Open a picture of a wax texture (do a Google search or a search on Deviant Art) and using your Selection Tool set to circle, draw out a circle roughly the size you want your seal to be.Edit – Copy, then Edit – Paste as new image. Then enlarge your canvas size (Image – Canvas size, and set the values you need) so you have room around the circle. Duplicate this layer and close the bottom one. Making sure you top layer is the active one, go to Effects – Distortion effects – Wave and play around with the settings until you come up with something you like (I used: Amplitude: 2, Wavelength: 21 for the horizontal displacement, and Amplitude: 3, Wavelength: 25 for the vertical displacement, Edge mode set to transparent).
Make you bottom layer active. Selections – Select All – Float – Defloat, then Selections – Modify – Contract, and depending on the size, contract by 20-30 pixels. Make the top layer active and hit delete. Select none.
Add an inner bevel, either using PSP’s inner bevel or the Eye Candy Bevel filter. Click inside the bevel with you magic wand, Selections – Modify – Expand and expand by 6-8 pixels, depending on your bevel width. Selections – Invert, then go to your bottom layer and hit delete.
I like to add a cutout, because it gives more depth. If you want to do so, go to your bevel layer, click inside the bevel with your magic wand, Selections – Modify – Expand, and expand by 2-3 pixels, add a new raster layer and apply the cutout, using a dark complementary colour for the shadow instead of black (I used Vertical: 6, Horizontal: 6, Opacity 80, Blur: 11, and then repeated it on a new layer with offset set at -6). Move the two cutout layers below the bevel layer.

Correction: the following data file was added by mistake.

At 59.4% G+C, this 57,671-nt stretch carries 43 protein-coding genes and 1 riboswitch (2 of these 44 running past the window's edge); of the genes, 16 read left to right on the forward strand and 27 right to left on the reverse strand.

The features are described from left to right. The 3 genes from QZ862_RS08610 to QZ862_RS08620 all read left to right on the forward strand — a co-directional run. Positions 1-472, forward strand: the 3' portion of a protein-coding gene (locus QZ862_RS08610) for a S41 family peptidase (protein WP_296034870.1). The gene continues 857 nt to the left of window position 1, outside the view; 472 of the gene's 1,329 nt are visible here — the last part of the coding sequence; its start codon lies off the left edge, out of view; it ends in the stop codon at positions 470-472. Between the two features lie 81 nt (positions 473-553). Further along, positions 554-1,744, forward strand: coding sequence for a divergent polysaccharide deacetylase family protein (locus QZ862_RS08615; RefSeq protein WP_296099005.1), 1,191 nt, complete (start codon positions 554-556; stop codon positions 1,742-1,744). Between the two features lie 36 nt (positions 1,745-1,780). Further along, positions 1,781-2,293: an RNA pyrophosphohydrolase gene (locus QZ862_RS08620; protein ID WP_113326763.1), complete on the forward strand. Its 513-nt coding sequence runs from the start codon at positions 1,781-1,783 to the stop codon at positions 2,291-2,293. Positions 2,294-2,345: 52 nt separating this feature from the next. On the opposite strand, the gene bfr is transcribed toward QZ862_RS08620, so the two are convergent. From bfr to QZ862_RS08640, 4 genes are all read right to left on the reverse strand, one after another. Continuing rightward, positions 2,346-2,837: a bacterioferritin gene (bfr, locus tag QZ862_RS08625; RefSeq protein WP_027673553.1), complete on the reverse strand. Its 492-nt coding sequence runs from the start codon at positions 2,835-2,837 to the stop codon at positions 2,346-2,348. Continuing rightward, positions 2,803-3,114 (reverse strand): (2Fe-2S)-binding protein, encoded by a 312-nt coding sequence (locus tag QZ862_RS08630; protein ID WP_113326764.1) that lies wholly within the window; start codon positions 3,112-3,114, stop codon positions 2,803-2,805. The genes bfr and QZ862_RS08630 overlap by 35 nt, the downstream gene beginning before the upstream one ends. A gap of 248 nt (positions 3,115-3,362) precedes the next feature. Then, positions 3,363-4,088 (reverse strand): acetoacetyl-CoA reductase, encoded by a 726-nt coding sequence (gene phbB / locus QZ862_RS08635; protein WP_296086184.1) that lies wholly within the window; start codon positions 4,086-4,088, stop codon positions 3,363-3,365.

Now comes the fun part! Choose the letter or ding shape you want inside. Simple forms work best. Make your bottom layer active, and with the Text Tool add the letter or ding you want inside the seal using a colour complementing your wax colour. Convert to raster and use the Move Tool to place it into position. Add a slight inner bevel. Selections – Select all – Float – Defloat, then Selections – Modify – Expand, and expand by 3-4 pixels. Add a cutout on separate layers, like before, and move the cutout layers under the text layer. Merge all, and you’re done.
Open a new canvas and with your Preset tool set at circle, draw a circle the size and width you want your frame to be. Convert to raster. Add any textures or effects you want. Then Selections – Modify – Contract, and contract to the size you want your ribbon to be. Add a new raster layer and fill with the colour you want your ribbon to be. Select none.
With foreground colour set to white, background colour closed, use your Preset tool set at circle to draw out a small eyelet (size and width depending on your frame), convert to raster, then apply a metal or other effect. I used a Super Blade Pro preset. Duplicate your eyelet as many times as necessary, and, keeping them on separate layes, move them into the position you want them to be.
On your ribbon layer, erase the greater portion of the ribbon which will go under the frame, then move your ribbon layer so that it is over the eyelets.